The history of women competing at the National Hill Climb is much more recent than many may realise: the men’s event stretches back to 1944, but 1998 was the first year that women were allowed to compete. In 2003, five years later, a women’s national champion was recognised, and it took until 2012 for medals to be awarded for second and third place in the women’s competition – a change driven by the hosting clubs.
In 2018, I added the section for women’s results to the Wikipedia page for the National Hill Climb. This background matters, as it shows how women have started from a position of inequality. ’Male’ has been the default for hill climbs, and this helps in part to explain the disparity in male and female entries. However, the full picture is much broader and the barriers and obstacles to women racing are numerous, and complicated.
Systemic gender inequality in the UK means that women on average do 60 per cent more unpaid work than men, which includes child care and adult care (ONS Data). In addition, men enjoy on average five hours more leisure time than women per week (ONS Data). So, it’s not surprising that women are underrepresented in sports.
I estimate that between 10-15 per cent of road cyclists in the UK are women, using an imperfect method judging by Strava segments. Therefore, the pool of cyclists drawn from to enter events is much smaller. There are additional barriers linked to that smaller pool and to the historic exclusion of women: feeling like you might not fit in, feeling like an outsider or not knowing any other women who compete in those events.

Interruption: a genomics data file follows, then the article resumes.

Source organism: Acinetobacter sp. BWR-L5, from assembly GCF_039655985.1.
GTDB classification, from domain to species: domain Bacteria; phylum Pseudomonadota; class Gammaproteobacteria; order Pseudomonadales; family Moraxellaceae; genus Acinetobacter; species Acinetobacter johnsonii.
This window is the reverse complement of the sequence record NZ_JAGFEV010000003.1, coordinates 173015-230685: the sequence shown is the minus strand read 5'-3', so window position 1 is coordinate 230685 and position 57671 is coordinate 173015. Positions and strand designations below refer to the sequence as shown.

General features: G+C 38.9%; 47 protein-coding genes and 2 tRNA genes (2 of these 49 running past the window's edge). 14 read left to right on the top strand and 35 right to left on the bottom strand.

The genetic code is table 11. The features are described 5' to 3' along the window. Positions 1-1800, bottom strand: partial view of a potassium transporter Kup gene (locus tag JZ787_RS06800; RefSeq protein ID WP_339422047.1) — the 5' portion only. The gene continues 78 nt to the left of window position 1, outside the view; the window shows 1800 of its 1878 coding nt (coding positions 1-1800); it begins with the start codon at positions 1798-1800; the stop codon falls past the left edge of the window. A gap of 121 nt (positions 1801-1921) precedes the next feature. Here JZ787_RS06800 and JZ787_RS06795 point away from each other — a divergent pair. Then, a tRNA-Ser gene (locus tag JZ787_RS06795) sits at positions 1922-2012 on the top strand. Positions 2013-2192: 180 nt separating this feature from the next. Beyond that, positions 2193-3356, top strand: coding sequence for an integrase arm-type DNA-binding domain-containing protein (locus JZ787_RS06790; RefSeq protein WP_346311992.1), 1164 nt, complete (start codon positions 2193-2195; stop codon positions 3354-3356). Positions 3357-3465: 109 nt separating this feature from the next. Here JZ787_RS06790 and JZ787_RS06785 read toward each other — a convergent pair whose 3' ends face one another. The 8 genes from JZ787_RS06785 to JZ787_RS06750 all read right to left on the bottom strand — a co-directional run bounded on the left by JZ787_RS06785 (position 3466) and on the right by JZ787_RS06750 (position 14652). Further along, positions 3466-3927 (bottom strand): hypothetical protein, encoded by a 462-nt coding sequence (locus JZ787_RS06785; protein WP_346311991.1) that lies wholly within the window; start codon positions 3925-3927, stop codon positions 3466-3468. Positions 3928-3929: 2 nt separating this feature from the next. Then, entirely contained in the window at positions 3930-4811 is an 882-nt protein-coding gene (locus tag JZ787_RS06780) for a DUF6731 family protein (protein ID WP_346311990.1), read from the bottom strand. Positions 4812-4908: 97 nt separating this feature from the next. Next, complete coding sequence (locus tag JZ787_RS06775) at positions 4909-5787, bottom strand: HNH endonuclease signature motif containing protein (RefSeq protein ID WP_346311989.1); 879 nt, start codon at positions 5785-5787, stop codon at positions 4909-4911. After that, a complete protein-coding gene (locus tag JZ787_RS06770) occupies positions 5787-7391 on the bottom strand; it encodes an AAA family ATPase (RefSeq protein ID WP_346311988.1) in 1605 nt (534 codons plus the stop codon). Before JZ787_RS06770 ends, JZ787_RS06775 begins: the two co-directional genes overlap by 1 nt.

Finally, and sadly, there are the minority in the sport who reinforce the idea that women are less valid and less welcome, either through speaking to that opinion or providing events where the prizes focus on ‘overall’ placings – wording that might as well be replaced with ‘men’ in hill climbs, listing women as ‘others’ or providing extensive prizes for men with perhaps one or two for women.
This problem with prizes is about recognition and celebration of women. This relates more to the club events than the Nationals themselves, and afflicts time trials year-round, and permeates women’s cycling from grassroots to professional racing.
Inequality of prizes is a big problem, and this is not the first time women have raised their voices. In fact, many of the veterans of the hill-climb scene comment on how they are fed up of having to raise the issue. This year, despite many clubs offering equal prizes, there have been events where the prize money available for men was more than double that for women, or where prizes were listed as an overall prize and ‘ladies’ in the ‘other’ category.
For the Holme Moss Hill Climb, Nikkola Matthews contacted the organiser in advance to raise issues with the unequal prize structure and received no response. She tells me that she considered not racing in protest but decided instead to make a t-shirt to race in – reading “Equal prizes please”. On the day, she spoke to the organiser and offered a sponsor she had found to match the women’s prizes to the men’s. The organiser refused, saying that he didn’t feel it was appropriate, and further defended his position in an email to participants. The incident generated widespread discussion and support on social media, and ended with Helen Wyman (of the charity Helen 100) paying the missing prize money directly to the female racers.
There is a critique that women don’t deserve equal prizes because they don’t make up an equal proportion of entries. This fails on many levels. I struggle to think of other sports where prizes are given based on the proportion of entrants of a demographic rather than achievement within a category, and it seems beside the point anyway. We should equally value women’s success and be proactively encouraging participation – looking forwards to making cycling a better place, rather than being hung up on what it has been.